Looking up current and previous city budgets became a little easier for Burbank residents with the implementation of a new online system.
On March 28, Burbank officials launched a financial transparency portal on the website burbankca.opengov.com, where instead of having to sift through hundreds of pages of documents, those curious about how Burbank spends its money can now click through budgets and see them in different formats, such as pie charts, bar graphs or line graphs. They can also choose different filters to look at how each city fund is used.
Burbank spokesman Drew Sugars said the city is working with OpenGov, a cloud-based software service the finance department can use to upload Burbank's financial information. Once on the company's servers, it can be organized in a user-friendly and interactive format.
"One of the goals of our City Council and our city is to have transparent government, and probably the biggest thing that happens in government is the budget because it dictates what we do," he said.
"There had been a search to find a tool that could help the general public have access to where the money goes, not only to get an understanding of where things are in the budgets, but to drill down to see stuff like contracts we have with businesses," he added.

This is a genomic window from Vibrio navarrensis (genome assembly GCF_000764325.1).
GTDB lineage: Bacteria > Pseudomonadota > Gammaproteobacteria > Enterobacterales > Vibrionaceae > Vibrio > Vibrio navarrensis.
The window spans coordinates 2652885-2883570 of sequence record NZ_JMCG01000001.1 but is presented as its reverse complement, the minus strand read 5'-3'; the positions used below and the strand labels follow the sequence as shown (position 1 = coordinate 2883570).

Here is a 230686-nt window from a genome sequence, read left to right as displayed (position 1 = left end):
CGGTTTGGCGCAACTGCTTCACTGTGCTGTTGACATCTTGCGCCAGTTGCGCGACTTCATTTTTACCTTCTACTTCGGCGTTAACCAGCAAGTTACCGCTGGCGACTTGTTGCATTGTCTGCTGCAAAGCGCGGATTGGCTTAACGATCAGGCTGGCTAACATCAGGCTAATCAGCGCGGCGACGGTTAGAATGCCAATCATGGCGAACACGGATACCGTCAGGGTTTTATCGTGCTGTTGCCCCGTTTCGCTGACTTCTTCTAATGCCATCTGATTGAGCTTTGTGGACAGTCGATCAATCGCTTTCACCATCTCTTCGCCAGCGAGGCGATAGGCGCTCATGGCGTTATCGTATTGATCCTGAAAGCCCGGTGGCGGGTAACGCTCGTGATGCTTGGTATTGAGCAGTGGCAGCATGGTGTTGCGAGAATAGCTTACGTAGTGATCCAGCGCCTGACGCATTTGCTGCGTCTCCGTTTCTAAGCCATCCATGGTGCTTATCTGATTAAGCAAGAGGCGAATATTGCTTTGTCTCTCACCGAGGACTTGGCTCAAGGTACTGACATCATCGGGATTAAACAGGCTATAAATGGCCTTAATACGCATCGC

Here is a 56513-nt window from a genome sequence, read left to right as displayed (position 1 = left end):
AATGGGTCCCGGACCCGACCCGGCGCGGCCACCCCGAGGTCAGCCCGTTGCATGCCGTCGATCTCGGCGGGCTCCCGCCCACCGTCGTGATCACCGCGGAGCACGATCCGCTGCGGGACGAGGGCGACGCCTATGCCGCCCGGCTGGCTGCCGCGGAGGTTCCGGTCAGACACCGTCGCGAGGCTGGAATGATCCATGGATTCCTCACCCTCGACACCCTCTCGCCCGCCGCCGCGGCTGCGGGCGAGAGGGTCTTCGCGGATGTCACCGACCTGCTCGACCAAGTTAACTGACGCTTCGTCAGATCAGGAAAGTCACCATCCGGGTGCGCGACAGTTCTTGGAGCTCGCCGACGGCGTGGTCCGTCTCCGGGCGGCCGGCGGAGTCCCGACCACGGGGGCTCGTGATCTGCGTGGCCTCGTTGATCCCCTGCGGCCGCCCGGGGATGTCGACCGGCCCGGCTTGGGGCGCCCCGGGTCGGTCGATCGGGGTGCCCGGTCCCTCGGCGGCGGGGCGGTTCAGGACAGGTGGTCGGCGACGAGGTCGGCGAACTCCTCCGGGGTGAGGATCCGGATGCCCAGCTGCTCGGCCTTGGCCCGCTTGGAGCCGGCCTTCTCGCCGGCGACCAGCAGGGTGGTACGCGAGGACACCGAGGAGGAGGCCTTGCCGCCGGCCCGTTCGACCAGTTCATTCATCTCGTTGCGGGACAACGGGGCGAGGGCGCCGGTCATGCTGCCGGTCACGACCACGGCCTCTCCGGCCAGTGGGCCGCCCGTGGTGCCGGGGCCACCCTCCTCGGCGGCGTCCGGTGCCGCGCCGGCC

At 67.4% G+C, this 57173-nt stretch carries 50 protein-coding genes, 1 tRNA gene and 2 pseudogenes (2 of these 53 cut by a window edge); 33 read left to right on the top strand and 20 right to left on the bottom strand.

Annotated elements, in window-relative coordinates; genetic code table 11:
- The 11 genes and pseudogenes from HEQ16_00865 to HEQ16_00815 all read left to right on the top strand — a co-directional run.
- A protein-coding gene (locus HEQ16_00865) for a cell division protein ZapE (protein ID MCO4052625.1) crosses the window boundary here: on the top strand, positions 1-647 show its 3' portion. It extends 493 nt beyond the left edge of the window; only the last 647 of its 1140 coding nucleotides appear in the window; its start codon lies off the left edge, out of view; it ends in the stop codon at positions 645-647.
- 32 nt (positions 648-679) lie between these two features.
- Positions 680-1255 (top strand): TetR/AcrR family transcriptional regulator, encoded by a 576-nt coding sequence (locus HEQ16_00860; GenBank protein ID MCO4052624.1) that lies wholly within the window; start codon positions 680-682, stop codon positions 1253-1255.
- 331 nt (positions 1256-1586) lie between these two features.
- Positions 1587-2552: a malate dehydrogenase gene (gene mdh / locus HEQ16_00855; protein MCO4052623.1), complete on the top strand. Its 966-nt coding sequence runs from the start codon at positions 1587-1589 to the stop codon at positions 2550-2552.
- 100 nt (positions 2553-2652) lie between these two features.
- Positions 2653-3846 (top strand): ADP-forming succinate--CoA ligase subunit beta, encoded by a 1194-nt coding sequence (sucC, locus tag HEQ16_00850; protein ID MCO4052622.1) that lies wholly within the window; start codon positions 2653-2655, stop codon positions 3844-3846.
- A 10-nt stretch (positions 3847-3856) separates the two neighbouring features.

OpenGov will cost Burbank $19,500 annually to use, according to a city staff report.
Currently, the financial transparency portal will have the 2014-15 fiscal year budget up to the current budget. Sugars said there are no plans to upload budgets before 2014 and the online tool will not be used for projected budgets, only budgets that have been approved by council.
More than 1,400 public agencies in 48 states use the Redwood City, Calif.-based company, according to the staff report.
Glendale uses a similar service provided by Socrata, which not only looks at the budget, but also breaks down how well the city is doing in terms of housing, infrastructure and safety.
"In Glendale, it is important to know and protect our taxpayer dollars, but it is also important to measure the value of the services received by our residents and business community," Glendale spokesman Tom Lorenz said in an email. "It becomes a reflection of our quality of life."